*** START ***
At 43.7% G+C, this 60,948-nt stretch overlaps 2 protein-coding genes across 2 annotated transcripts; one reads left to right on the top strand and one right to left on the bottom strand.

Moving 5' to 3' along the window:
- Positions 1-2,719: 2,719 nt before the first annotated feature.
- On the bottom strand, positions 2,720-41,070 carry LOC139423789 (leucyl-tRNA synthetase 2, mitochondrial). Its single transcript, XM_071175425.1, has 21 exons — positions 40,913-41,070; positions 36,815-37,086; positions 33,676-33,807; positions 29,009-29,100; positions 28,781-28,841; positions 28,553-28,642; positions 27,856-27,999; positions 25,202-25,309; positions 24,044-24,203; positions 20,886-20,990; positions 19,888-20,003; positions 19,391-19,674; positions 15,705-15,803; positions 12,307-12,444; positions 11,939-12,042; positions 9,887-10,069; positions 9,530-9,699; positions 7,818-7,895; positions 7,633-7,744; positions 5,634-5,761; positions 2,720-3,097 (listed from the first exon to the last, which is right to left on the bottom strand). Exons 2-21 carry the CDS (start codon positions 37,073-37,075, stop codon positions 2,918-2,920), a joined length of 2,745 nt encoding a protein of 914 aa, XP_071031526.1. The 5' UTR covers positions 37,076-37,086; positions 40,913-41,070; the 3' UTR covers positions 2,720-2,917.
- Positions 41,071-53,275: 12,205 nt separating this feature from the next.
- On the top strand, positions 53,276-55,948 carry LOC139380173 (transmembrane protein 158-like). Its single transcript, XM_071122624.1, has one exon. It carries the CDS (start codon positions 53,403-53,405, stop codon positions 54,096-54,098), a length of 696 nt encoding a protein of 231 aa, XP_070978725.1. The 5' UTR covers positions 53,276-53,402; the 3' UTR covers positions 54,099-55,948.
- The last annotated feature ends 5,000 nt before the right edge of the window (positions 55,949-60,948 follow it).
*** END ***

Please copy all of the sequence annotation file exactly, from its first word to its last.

At 43.7% G+C, this 60,948-nt stretch overlaps 2 protein-coding genes across 2 annotated transcripts; one reads left to right on the top strand and one right to left on the bottom strand.

Moving 5' to 3' along the window:
- Positions 1-2,719: 2,719 nt before the first annotated feature.
- On the bottom strand, positions 2,720-41,070 carry LOC139423789 (leucyl-tRNA synthetase 2, mitochondrial). Its single transcript, XM_071175425.1, has 21 exons — positions 40,913-41,070; positions 36,815-37,086; positions 33,676-33,807; positions 29,009-29,100; positions 28,781-28,841; positions 28,553-28,642; positions 27,856-27,999; positions 25,202-25,309; positions 24,044-24,203; positions 20,886-20,990; positions 19,888-20,003; positions 19,391-19,674; positions 15,705-15,803; positions 12,307-12,444; positions 11,939-12,042; positions 9,887-10,069; positions 9,530-9,699; positions 7,818-7,895; positions 7,633-7,744; positions 5,634-5,761; positions 2,720-3,097 (listed from the first exon to the last, which is right to left on the bottom strand). Exons 2-21 carry the CDS (start codon positions 37,073-37,075, stop codon positions 2,918-2,920), a joined length of 2,745 nt encoding a protein of 914 aa, XP_071031526.1. The 5' UTR covers positions 37,076-37,086; positions 40,913-41,070; the 3' UTR covers positions 2,720-2,917.
- Positions 41,071-53,275: 12,205 nt separating this feature from the next.
- On the top strand, positions 53,276-55,948 carry LOC139380173 (transmembrane protein 158-like). Its single transcript, XM_071122624.1, has one exon. It carries the CDS (start codon positions 53,403-53,405, stop codon positions 54,096-54,098), a length of 696 nt encoding a protein of 231 aa, XP_070978725.1. The 5' UTR covers positions 53,276-53,402; the 3' UTR covers positions 54,099-55,948.
- The last annotated feature ends 5,000 nt before the right edge of the window (positions 55,949-60,948 follow it).